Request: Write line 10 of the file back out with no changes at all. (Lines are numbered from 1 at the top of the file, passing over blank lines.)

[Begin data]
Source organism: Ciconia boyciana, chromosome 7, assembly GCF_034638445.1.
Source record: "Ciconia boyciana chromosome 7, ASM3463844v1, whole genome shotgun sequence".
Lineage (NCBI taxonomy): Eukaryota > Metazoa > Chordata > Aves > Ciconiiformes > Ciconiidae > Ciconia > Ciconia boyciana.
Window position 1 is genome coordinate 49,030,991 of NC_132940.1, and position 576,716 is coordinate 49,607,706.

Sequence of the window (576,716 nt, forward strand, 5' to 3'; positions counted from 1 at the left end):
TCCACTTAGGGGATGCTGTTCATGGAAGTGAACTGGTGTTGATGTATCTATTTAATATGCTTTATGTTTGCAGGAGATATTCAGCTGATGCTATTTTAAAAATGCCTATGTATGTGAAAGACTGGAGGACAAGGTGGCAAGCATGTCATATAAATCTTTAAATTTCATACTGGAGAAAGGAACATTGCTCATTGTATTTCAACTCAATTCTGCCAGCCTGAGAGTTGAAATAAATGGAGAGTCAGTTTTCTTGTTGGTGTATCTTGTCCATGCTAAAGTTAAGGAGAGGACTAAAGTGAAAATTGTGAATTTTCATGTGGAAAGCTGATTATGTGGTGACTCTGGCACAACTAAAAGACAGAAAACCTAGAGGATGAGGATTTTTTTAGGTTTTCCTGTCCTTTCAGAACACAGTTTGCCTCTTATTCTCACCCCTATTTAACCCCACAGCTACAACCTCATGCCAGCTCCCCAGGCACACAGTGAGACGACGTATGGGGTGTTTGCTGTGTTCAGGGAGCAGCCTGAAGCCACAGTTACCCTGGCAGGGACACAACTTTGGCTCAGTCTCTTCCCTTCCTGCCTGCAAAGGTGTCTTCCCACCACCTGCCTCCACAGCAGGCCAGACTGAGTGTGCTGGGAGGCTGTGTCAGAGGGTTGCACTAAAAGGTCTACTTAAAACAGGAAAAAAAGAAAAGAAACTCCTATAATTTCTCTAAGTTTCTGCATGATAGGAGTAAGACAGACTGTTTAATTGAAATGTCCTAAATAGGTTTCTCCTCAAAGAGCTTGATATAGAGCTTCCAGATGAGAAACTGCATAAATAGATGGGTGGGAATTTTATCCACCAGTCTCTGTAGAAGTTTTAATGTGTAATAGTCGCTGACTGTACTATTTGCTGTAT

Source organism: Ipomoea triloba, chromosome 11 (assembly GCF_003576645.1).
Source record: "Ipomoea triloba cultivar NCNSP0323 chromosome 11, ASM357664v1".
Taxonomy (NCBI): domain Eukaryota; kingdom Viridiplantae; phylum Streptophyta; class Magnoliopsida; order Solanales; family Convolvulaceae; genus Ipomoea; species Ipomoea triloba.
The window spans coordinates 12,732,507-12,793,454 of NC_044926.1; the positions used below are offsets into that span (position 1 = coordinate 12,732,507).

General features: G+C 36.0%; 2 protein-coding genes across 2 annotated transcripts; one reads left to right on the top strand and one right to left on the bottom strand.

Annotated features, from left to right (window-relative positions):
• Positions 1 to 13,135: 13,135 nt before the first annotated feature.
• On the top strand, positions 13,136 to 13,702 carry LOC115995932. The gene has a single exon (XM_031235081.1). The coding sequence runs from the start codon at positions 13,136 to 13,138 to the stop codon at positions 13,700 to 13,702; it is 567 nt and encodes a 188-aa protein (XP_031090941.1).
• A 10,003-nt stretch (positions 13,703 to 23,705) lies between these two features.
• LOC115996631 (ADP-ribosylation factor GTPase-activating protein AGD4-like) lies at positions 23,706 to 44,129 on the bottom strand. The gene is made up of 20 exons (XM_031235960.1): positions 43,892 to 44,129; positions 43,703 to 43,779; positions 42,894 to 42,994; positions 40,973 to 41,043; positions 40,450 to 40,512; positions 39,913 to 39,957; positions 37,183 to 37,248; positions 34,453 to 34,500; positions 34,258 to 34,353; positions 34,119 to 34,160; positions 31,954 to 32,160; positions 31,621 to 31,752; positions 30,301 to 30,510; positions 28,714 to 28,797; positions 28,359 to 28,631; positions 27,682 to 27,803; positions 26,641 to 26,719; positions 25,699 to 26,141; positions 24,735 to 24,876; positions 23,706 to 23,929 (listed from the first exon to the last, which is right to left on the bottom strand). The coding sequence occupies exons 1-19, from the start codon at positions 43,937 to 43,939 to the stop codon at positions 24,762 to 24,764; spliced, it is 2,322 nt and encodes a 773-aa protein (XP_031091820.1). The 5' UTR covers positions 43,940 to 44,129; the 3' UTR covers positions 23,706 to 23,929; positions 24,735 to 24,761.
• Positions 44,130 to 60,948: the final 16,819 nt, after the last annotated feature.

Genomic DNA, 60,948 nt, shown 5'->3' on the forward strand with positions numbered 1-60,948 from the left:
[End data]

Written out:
The window spans coordinates 12,732,507-12,793,454 of NC_044926.1; the positions used below are offsets into that span (position 1 = coordinate 12,732,507).